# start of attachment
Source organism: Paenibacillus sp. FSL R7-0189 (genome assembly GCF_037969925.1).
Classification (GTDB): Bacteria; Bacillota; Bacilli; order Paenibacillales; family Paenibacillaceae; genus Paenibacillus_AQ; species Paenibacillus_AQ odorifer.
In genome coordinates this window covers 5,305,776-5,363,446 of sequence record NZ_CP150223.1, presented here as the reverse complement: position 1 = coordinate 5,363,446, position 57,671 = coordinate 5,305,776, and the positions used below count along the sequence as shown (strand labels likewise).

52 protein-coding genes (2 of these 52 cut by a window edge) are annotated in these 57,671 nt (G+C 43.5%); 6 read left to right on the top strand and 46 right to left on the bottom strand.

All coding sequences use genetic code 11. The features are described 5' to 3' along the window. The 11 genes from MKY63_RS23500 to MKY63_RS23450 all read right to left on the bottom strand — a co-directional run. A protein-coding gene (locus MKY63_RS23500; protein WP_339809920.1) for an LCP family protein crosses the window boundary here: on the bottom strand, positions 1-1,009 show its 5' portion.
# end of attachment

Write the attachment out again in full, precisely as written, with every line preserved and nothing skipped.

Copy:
Source organism: Paenibacillus sp. FSL R7-0189 (genome assembly GCF_037969925.1).
Classification (GTDB): Bacteria; Bacillota; Bacilli; order Paenibacillales; family Paenibacillaceae; genus Paenibacillus_AQ; species Paenibacillus_AQ odorifer.
In genome coordinates this window covers 5,305,776-5,363,446 of sequence record NZ_CP150223.1, presented here as the reverse complement: position 1 = coordinate 5,363,446, position 57,671 = coordinate 5,305,776, and the positions used below count along the sequence as shown (strand labels likewise).

52 protein-coding genes (2 of these 52 cut by a window edge) are annotated in these 57,671 nt (G+C 43.5%); 6 read left to right on the top strand and 46 right to left on the bottom strand.

All coding sequences use genetic code 11. The features are described 5' to 3' along the window. The 11 genes from MKY63_RS23500 to MKY63_RS23450 all read right to left on the bottom strand — a co-directional run. A protein-coding gene (locus MKY63_RS23500; protein WP_339809920.1) for an LCP family protein crosses the window boundary here: on the bottom strand, positions 1-1,009 show its 5' portion.